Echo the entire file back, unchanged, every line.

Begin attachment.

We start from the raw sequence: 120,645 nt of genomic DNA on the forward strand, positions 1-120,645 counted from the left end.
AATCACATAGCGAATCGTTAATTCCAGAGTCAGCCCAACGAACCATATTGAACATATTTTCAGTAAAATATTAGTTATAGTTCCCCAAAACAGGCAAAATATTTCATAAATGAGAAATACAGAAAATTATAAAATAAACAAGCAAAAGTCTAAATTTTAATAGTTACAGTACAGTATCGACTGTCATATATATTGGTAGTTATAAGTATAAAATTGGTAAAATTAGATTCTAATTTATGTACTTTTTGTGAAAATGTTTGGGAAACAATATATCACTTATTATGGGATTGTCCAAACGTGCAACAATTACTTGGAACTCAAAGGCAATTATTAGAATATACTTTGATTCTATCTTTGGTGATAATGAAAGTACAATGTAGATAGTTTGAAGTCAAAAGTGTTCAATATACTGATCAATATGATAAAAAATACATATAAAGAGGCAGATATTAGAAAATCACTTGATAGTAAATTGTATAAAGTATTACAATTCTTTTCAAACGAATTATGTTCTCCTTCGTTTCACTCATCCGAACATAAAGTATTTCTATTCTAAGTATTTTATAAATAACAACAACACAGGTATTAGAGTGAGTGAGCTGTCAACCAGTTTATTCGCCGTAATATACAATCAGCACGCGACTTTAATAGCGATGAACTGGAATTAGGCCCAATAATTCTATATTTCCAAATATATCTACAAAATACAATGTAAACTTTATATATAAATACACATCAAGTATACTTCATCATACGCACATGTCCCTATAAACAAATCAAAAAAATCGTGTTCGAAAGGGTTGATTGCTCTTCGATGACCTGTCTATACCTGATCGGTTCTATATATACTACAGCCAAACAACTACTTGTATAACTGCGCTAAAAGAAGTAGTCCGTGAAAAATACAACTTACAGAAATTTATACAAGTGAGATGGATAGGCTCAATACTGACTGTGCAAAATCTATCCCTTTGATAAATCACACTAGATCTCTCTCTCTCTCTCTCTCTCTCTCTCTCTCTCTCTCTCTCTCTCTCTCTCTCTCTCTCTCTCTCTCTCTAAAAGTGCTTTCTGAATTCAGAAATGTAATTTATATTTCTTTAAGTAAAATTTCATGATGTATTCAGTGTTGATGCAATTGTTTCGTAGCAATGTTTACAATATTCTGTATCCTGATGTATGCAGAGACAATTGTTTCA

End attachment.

We start from the raw sequence: 120,645 nt of genomic DNA on the forward strand, positions 1-120,645 counted from the left end.
AATCACATAGCGAATCGTTAATTCCAGAGTCAGCCCAACGAACCATATTGAACATATTTTCAGTAAAATATTAGTTATAGTTCCCCAAAACAGGCAAAATATTTCATAAATGAGAAATACAGAAAATTATAAAATAAACAAGCAAAAGTCTAAATTTTAATAGTTACAGTACAGTATCGACTGTCATATATATTGGTAGTTATAAGTATAAAATTGGTAAAATTAGATTCTAATTTATGTACTTTTTGTGAAAATGTTTGGGAAACAATATATCACTTATTATGGGATTGTCCAAACGTGCAACAATTACTTGGAACTCAAAGGCAATTATTAGAATATACTTTGATTCTATCTTTGGTGATAATGAAAGTACAATGTAGATAGTTTGAAGTCAAAAGTGTTCAATATACTGATCAATATGATAAAAAATACATATAAAGAGGCAGATATTAGAAAATCACTTGATAGTAAATTGTATAAAGTATTACAATTCTTTTCAAACGAATTATGTTCTCCTTCGTTTCACTCATCCGAACATAAAGTATTTCTATTCTAAGTATTTTATAAATAACAACAACACAGGTATTAGAGTGAGTGAGCTGTCAACCAGTTTATTCGCCGTAATATACAATCAGCACGCGACTTTAATAGCGATGAACTGGAATTAGGCCCAATAATTCTATATTTCCAAATATATCTACAAAATACAATGTAAACTTTATATATAAATACACATCAAGTATACTTCATCATACGCACATGTCCCTATAAACAAATCAAAAAAATCGTGTTCGAAAGGGTTGATTGCTCTTCGATGACCTGTCTATACCTGATCGGTTCTATATATACTACAGCCAAACAACTACTTGTATAACTGCGCTAAAAGAAGTAGTCCGTGAAAAATACAACTTACAGAAATTTATACAAGTGAGATGGATAGGCTCAATACTGACTGTGCAAAATCTATCCCTTTGATAAATCACACTAGATCTCTCTCTCTCTCTCTCTCTCTCTCTCTCTCTCTCTCTCTCTCTCTCTCTCTCTCTCTCTCTCTCTCTCTAAAAGTGCTTTCTGAATTCAGAAATGTAATTTATATTTCTTTAAGTAAAATTTCATGATGTATTCAGTGTTGATGCAATTGTTTCGTAGCAATGTTTACAATATTCTGTATCCTGATGTATGCAGAGACAATTGTTTCA